Fast, inexpensive and endlessly customizable to match your home’s decor, this craft is easy and fun enough that your kids can join in!
Needed for this project:
*Balloons (I like water balloons for achieving a small Easter egg shape)
*White glue (like Elmers)
*Yarn – any type, any color. Once you see how easy it is to make these, you’ll want to experiment with all kinds of yarns and string for different finished effects.
You may want to line your work surface with newspaper; it can get messy!
Start by pouring glue into a wide bowl. I tried a batch of eggs with glue only – NO water – and they turned out fine. I also tried a batch with about a 2/3 glue and 1/3 water mix and those turned out great too. I do not recommend going with more water than 1/3; many tutorials say to use equal parts glue and water, but in my experience the yarn didn’t stick well enough for the finished project to stay together. As far as I can tell, the only advantage to using water is that it will stretch the glue further.
Mix it together well (if you are using water.)
Cut off several yards of yarn and carefully coil it into the bowl, keeping track of the end when you get to it so you can pull it back out. After your first one or two eggs, you’ll get a feel for whether you like them with a lot of yarn or a little and about how much you need per egg. Don’t worry if you don’t cut enough initially; you can easily add more.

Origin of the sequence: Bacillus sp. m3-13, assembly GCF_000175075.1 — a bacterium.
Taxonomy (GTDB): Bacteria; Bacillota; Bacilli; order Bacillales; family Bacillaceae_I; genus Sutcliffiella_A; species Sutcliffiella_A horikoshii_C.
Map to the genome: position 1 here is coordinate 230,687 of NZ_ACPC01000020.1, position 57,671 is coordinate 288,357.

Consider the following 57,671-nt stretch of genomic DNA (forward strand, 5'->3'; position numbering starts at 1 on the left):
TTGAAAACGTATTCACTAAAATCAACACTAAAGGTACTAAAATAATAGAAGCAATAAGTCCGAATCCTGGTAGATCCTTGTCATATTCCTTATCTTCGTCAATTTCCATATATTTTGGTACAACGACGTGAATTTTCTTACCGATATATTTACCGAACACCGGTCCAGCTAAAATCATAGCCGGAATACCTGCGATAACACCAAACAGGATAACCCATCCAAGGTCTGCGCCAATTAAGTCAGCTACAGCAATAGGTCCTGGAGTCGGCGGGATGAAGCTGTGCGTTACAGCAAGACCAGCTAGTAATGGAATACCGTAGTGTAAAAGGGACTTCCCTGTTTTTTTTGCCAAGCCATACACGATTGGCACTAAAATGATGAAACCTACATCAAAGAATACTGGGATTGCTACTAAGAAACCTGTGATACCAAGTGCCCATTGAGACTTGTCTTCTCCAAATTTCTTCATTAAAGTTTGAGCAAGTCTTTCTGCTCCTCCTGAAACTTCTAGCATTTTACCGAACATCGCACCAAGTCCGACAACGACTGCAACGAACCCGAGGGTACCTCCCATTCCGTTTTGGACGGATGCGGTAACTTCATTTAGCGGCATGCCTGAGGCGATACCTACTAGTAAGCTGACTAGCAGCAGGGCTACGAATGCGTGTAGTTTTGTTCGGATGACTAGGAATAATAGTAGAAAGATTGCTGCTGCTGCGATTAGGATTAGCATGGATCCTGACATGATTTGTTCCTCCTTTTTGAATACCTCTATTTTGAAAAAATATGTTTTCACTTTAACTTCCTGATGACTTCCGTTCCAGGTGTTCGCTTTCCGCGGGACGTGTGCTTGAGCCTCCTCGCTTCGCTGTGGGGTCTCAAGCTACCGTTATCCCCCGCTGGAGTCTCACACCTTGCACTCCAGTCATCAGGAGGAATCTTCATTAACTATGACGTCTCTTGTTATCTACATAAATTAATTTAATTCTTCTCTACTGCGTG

Now just start wrapping the yarn around the balloon.
A couple of tips for this part:
*As you pull the yarn out of the glue, lightly pull it between your thumb and finger to gently “squeeze” the excess glue off and back into the bowl.
*In the picture above, I’m pulling the yarn out in small bits and wrapping as I go, but I found that it was even easier to pull it all out and lay it on a piece of waxed paper, then wrap the balloon all in one go. The yarn doesn’t dry out fast enough to be a problem, and it gives you more control over the wrapping and therefore the finished shape.
*Make sure you cover the starting end with a subsequent wrap or two, so that it doesn’t show when you’re done. Gently squeeze the raw end together with another piece of yarn and you won’t be able to see it at all when it dries. Do the same thing when you finish, tucking the end under another piece of yarn and squeezing them together.
*If you find that you want more coverage when you’re done, just cut another piece of yarn and wrap again, beginning and ending like above, being careful to conceal the raw ends.
*Try to vary how you are holding the balloon as you go so that you don’t end up with all your criss-crossed intersections in the same place.
Now set the finished egg aside to dry. I like using an empty egg carton.
Let the glue dry THOROUGHLY. Really, it has to be totally dry before you mess with it. You may want to gently rotate the eggs once or twice as they’re drying, but other than that, leave them alone. If you try to move on while any of the yarn is still wet, the egg will collapse and you will be sad.
This is the part where this project always worries me; they look kind of ugly and funky while they are still on the balloons and I always wonder if I did it right, but then comes the magic!